Compare any two graphics cards:
Radeon HD 5970 vs Radeon HD 6990
IntroThe Radeon HD 5970 features a GPU clock speed of 725 MHz, and the 1024 MB of GDDR5 RAM runs at 1000 MHz through a 256-bit bus. It also is comprised of 1600 Stream Processors, 160 TAUs, and 64 Raster Operation Units.
Compare all of that to the Radeon HD 6990, which has GPU core speed of 830 MHz, and 2048 MB of GDDR5 RAM set to run at 1250 MHz through a 256-bit bus. It also is comprised of 1536 SPUs, 96 Texture Address Units, and 32 Raster Operation Units.
(No game benchmarks for this combination yet.)
Power Usage and Theoretical Benchmarks
Power Consumption (Max TDP)
As far as performance goes, the Radeon HD 6990 should theoretically be much superior to the Radeon HD 5970 overall. (explain)
Texel RateThe Radeon HD 5970 should be quite a bit (about 46%) more effective at texture filtering than the Radeon HD 6990. (explain)
Pixel RateThe Radeon HD 5970 is quite a bit (about 75%) better at full screen anti-aliasing than the Radeon HD 6990, and should be capable of handling higher screen resolutions more effectively. (explain)
Please note that the above 'benchmarks' are all just theoretical - the results were calculated based on the card's specifications, and real-world performance may (and probably will) vary at least a bit.
One or more cards in this comparison are multi-core. This means that their bandwidth, texel and pixel rates are theoretically doubled - this does not mean the card will actually perform twice as fast, but only that it should in theory be able to. Actual game benchmarks will give a more accurate idea of what it's capable of.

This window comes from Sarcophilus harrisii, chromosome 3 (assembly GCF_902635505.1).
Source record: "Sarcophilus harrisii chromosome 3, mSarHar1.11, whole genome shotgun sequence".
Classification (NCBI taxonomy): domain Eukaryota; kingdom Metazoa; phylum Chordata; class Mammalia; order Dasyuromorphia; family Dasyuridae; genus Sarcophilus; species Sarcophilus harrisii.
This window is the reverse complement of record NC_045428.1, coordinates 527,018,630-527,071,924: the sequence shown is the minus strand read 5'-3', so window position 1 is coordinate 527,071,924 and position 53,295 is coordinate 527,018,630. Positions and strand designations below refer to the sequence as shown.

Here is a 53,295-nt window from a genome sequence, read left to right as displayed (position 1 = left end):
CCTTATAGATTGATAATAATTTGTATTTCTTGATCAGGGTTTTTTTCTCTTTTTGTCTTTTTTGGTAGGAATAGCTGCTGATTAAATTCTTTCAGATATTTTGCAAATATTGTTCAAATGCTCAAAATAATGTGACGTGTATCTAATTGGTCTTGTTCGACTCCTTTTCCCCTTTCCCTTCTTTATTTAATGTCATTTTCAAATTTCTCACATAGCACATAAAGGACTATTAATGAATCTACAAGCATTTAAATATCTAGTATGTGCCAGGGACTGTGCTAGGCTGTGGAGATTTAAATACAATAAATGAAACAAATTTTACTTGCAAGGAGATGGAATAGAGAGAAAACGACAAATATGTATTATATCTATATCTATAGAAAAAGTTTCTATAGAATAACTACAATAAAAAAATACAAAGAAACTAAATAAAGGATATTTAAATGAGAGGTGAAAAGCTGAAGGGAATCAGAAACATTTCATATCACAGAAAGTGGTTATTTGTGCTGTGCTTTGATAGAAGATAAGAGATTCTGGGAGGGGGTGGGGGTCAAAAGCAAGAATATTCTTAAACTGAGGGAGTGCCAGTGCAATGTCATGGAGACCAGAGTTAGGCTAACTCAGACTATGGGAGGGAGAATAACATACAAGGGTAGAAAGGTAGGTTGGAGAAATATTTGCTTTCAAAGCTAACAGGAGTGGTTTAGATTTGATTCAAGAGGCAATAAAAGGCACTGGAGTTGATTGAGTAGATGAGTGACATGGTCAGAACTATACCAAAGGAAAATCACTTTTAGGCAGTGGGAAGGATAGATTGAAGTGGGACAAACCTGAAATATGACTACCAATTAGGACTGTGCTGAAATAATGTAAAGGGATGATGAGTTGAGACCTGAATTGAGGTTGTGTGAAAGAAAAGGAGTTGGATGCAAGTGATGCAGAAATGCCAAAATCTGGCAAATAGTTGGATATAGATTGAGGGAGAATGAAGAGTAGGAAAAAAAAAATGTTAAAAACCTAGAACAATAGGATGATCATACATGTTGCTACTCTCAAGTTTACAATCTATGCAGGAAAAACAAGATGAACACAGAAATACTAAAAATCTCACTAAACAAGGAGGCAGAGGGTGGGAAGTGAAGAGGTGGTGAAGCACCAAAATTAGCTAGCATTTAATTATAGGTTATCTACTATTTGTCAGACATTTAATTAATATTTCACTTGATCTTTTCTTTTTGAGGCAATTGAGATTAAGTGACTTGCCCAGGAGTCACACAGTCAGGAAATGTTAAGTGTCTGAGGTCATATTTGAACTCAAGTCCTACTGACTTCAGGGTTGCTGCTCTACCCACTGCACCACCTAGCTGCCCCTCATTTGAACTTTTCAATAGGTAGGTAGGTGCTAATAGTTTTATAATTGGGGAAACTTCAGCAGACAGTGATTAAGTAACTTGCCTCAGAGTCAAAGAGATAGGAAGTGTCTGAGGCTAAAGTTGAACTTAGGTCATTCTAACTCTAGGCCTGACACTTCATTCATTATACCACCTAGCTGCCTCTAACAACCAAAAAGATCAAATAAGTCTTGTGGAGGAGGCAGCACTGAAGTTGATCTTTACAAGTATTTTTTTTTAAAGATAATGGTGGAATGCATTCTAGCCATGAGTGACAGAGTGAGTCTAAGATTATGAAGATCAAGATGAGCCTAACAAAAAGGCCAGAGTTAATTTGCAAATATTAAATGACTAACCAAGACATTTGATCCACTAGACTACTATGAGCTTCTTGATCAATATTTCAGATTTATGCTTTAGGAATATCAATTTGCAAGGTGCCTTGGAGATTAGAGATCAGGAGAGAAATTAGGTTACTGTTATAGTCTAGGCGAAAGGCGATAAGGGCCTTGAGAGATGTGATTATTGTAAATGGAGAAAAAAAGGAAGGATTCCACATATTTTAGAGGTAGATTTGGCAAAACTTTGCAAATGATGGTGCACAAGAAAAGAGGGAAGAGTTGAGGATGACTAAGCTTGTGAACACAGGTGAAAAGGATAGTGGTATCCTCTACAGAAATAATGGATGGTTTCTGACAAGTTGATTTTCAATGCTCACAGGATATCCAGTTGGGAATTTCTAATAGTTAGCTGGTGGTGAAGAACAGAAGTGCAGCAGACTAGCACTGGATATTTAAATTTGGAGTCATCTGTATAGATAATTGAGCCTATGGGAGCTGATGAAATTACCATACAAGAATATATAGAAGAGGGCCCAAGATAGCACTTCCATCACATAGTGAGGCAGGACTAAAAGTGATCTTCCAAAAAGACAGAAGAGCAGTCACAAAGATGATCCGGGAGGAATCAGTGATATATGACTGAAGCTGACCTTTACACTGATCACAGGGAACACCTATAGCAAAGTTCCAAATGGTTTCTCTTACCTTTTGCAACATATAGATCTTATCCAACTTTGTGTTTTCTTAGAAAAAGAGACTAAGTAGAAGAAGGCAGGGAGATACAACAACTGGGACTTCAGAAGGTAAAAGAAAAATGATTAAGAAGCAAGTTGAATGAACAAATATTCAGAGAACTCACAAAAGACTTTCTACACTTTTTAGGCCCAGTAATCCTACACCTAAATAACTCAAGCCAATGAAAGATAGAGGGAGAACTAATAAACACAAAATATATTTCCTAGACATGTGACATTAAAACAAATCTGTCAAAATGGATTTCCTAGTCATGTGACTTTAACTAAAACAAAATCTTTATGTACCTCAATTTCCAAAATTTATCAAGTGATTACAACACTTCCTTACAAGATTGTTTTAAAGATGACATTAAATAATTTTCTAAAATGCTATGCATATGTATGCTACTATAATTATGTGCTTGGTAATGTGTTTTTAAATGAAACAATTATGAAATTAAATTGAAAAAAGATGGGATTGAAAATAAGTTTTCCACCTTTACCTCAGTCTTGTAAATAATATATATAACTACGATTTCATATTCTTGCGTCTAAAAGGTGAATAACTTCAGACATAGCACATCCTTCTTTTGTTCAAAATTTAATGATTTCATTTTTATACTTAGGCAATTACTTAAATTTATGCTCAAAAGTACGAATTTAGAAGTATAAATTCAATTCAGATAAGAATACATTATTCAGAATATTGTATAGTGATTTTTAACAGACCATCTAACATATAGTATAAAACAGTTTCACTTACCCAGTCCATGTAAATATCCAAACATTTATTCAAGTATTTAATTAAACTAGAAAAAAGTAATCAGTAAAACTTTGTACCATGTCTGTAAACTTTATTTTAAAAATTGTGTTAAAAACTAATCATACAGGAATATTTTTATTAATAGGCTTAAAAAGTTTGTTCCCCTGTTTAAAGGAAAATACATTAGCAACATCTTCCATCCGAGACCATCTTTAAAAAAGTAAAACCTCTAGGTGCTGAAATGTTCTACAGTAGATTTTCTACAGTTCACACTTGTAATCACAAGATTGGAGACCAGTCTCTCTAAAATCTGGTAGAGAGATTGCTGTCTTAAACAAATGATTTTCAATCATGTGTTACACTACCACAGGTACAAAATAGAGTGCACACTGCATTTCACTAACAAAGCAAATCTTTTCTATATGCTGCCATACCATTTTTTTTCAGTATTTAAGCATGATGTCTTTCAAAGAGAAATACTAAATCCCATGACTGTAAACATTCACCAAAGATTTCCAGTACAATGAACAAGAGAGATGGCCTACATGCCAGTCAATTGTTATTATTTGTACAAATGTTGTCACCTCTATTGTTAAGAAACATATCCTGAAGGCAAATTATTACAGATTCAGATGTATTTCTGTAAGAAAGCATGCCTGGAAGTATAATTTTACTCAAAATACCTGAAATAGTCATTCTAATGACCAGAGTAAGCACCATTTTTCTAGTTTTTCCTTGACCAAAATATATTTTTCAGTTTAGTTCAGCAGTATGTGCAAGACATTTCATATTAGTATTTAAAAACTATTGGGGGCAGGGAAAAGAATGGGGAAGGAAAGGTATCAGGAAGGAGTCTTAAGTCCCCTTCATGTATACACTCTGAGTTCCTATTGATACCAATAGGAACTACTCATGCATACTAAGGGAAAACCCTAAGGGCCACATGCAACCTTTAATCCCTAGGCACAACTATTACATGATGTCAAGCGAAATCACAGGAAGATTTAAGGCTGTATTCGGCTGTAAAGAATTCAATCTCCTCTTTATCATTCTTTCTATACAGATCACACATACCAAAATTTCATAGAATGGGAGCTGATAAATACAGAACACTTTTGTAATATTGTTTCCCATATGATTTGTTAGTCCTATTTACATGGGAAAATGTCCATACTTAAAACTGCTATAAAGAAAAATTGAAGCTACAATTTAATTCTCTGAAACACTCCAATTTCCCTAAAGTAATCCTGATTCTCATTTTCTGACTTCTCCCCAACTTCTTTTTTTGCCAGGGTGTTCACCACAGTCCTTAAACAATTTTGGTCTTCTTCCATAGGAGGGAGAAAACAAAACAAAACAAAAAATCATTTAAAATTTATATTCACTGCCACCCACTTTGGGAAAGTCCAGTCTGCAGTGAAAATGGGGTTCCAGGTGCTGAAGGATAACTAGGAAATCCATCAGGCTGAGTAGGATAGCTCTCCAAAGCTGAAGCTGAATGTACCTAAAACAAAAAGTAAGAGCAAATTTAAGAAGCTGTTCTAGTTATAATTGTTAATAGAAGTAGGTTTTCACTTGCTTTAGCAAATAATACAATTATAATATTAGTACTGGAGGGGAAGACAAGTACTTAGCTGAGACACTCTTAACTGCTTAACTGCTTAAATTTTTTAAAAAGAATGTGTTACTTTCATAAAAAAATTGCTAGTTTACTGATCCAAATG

Price ComparisonPlease note that the price comparisons are based on search keywords, and might not be the exact same card listed on this page. We have no control over the accuracy of their search results.
Memory Bandwidth: Memory bandwidth is the largest amount of information (in units of megabytes per second) that can be transported over the external memory interface in one second. It is worked out by multiplying the card's interface width by the speed of its memory. If it uses DDR memory, it must be multiplied by 2 once again. If DDR5, multiply by 4 instead. The better the card's memory bandwidth, the faster the card will be in general. It especially helps with AA, HDR and higher screen resolutions.
Texel Rate: Texel rate is the maximum number of texture map elements (texels) that are applied in one second. This figure is calculated by multiplying the total texture units of the card by the core speed of the chip. The higher the texel rate, the better the video card will be at texture filtering (anisotropic filtering - AF). It is measured in millions of texels applied in a second.
Pixel Rate: Pixel rate is the maximum number of pixels the video card could possibly write to its local memory per second - measured in millions of pixels per second. Pixel rate is worked out by multiplying the number of Raster Operations Pipelines by the the card's clock speed. ROPs (Raster Operations Pipelines - aka Render Output Units) are responsible for outputting the pixels (image) to the screen. The actual pixel output rate also depends on quite a few other factors, especially the memory bandwidth of the card - the lower the memory bandwidth is, the lower the potential to get to the maximum fill rate.